Examiner.com Reviews "In Andal's House"
Examiner.com (Mar 2013)
“In Andal’s House” by Gloria Whelan is a book that can be read with two different outcomes. It’s a story about class, or caste, as it’s called in India.
The tale begins in Kumar’s house where his family is eating dinner. If the difference in clothing that is vibrantly illustrated on the page doesn’t give away that this takes place in a different culture, the dinner consisting of dal and mango pickles will. The holiday Diwali means that there will be fireworks later, and Kumar has been invited to see the fireworks at a fellow student’s house.
Kumar’s mother asks him if he is sure he was invited to the house of his friend, Andal. Kumar assures her that although the family is high-caste Brahmin, Andal is not stuck-up. He is friends with many other students. Kumar is happy that he was one of the students invited even though his family doesn’t have much money.
Throughout the story, there are many clues about how life in India is different from life here in the United States. Kumar lights oil in clay pots along the path to their house. He feels guilty because his sister, a talented artist, is working to make money so Kumar can go to school instead of studying art the way she would like.
Kumar knows three languages (most of us know at most two). He hopes to get a scholarship so that Anika can go to school or save the money for a dowry. On the walk to his friend’s house, readers learn that the monsoon rains are gone (it’s November). The bright colorful illustrations by Amanda Hall show a town illuminated by fireworks and lamps with people out and about in bright clothing.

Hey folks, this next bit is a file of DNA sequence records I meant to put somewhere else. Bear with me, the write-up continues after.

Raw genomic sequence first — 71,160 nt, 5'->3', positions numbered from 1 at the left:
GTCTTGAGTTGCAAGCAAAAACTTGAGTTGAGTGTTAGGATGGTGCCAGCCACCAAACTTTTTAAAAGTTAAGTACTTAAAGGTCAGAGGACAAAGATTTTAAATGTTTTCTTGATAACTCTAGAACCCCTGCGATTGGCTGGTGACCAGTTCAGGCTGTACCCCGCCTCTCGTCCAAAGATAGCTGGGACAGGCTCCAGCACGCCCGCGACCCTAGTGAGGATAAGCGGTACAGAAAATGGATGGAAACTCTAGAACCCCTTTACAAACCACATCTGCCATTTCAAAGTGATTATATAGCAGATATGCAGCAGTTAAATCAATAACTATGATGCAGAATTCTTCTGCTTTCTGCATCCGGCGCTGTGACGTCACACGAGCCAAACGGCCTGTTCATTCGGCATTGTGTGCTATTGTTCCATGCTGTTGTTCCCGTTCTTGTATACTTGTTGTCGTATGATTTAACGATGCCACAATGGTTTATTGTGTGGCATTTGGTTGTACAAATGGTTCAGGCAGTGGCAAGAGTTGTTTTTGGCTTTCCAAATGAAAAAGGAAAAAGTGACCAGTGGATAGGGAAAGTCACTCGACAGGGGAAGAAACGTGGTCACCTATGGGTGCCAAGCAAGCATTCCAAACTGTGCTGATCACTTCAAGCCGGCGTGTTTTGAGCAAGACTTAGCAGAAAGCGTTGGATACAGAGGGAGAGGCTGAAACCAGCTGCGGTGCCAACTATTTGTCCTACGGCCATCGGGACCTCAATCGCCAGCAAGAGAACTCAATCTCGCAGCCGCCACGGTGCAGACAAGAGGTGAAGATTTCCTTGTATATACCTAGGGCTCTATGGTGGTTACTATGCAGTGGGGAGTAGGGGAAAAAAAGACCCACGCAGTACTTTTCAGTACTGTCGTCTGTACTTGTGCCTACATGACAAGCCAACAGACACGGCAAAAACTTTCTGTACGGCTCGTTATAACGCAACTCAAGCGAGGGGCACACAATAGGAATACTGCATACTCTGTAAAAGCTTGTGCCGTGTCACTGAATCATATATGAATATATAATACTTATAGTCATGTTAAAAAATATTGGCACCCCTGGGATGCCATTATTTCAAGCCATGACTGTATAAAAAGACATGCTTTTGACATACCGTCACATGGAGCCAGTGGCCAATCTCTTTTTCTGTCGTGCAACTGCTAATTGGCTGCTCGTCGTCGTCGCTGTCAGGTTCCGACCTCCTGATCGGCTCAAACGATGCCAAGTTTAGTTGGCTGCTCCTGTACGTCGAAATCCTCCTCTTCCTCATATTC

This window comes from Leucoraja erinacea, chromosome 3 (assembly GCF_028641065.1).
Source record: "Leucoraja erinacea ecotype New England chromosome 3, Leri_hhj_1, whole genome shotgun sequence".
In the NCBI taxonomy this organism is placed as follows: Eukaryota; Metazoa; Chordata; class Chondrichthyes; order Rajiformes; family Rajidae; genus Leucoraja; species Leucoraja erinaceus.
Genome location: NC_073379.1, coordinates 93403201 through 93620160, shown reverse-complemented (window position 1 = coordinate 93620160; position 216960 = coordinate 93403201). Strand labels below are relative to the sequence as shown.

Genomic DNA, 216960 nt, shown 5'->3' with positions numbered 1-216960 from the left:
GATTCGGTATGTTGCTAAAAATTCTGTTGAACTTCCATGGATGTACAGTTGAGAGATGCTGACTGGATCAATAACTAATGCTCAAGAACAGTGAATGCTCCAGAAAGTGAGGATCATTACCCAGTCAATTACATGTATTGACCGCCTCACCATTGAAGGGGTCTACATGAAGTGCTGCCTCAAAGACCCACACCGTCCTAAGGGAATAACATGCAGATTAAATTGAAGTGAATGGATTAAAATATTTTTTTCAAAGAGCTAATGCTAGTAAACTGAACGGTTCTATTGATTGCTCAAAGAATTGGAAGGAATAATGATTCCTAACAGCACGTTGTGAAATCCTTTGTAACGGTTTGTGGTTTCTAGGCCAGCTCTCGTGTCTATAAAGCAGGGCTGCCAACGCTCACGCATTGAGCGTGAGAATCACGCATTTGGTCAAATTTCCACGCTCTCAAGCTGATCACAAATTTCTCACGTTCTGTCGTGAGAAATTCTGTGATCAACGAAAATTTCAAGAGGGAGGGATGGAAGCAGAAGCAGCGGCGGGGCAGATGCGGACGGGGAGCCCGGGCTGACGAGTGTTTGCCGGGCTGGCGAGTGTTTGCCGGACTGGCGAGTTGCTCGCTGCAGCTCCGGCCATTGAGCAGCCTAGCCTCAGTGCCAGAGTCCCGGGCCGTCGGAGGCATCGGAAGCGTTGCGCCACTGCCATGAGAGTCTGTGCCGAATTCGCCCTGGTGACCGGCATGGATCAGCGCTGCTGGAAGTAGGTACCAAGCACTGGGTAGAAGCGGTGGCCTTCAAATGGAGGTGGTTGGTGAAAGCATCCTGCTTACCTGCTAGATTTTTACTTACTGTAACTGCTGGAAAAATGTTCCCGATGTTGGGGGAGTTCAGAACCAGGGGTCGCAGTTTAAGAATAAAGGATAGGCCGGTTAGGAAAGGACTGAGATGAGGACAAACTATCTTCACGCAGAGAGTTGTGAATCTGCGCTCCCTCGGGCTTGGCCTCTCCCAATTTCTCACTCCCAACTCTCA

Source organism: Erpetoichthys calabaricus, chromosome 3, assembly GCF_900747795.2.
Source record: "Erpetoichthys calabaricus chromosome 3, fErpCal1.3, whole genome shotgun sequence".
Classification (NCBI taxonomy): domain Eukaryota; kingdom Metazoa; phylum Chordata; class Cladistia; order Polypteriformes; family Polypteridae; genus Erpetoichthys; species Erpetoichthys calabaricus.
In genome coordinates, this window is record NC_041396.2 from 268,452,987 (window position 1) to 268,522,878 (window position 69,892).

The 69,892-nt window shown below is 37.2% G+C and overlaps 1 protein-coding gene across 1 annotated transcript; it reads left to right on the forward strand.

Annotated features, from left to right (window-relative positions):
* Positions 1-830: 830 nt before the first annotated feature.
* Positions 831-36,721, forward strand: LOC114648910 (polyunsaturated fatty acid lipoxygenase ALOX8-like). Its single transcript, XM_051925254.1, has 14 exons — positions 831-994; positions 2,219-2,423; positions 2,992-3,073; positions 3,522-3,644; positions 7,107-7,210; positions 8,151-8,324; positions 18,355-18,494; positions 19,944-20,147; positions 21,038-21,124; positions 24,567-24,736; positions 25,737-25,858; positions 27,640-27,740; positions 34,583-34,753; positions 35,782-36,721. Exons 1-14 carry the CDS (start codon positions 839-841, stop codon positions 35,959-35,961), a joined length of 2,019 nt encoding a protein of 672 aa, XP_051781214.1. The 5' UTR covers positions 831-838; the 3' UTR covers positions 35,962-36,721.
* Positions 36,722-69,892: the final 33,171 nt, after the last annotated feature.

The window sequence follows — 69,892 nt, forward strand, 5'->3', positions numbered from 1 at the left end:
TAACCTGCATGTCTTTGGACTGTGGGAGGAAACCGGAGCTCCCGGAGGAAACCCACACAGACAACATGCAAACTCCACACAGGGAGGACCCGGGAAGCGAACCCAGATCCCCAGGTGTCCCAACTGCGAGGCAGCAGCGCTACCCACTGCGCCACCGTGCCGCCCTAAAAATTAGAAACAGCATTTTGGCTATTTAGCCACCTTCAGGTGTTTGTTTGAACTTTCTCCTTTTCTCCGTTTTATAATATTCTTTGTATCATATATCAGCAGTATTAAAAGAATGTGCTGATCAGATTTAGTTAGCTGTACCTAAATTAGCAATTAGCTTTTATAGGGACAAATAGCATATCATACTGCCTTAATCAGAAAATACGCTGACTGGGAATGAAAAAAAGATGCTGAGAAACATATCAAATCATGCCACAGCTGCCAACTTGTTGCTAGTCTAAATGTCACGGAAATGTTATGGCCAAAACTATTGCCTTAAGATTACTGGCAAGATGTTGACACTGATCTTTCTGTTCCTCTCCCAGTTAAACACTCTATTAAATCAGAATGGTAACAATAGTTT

Standing outside Andal’s huge house, Kumar realizes that he’s never been in a high-caste Brahmin’s home. His family have no caste and were once called “Untouchables.” When he enters the house, Kumar painfully learns that caste still matters when Andal’s grandmother refuses to allow him to see his friends, telling him that they “cannot have a boy of no caste” in their home.
The holiday is ruined for Kumar. At home, his family is out watching the fireworks, and only his grandfather is still there. When Kumal tells him bitterly that nothing has changed, his grandfather disagrees. He tells Kumar about growing up and how horribly he was treated.
The only job he could get was street sweeper. He had to shout so that people had time to get out of his way; even his shadow was considered unclean. They called him “dirty dog,” and if his shadow fell on someone that person had to take a bath. He was not allowed to get water from the well but had to beg water from others. They would only give him water from a clay cup which was then broken. He couldn’t go into stores or go to school.
Now, his grandfather explains, things are different. In Andal’s house there is the old, the grandmother, who will always consider Kumar’s family untouchable, but there is also the new, Andal, who wants to include others regardless of caste. And Andal is the future, which is also Kumar’s future.
Teachers from second grade through fourth can use this book to teach students how to find clues in text. Common Core Standards require deeper and closer analysis of text, and this story provides lots of material for thought and for analysis. Although this is fiction, there is a plethora of information about India and its customs, food, dress and holidays.
Students studying other countries could compare and contrast the culture described in this book with others. This is a text which can be read and re-read by students seeking more and more information from the story about the Indian culture.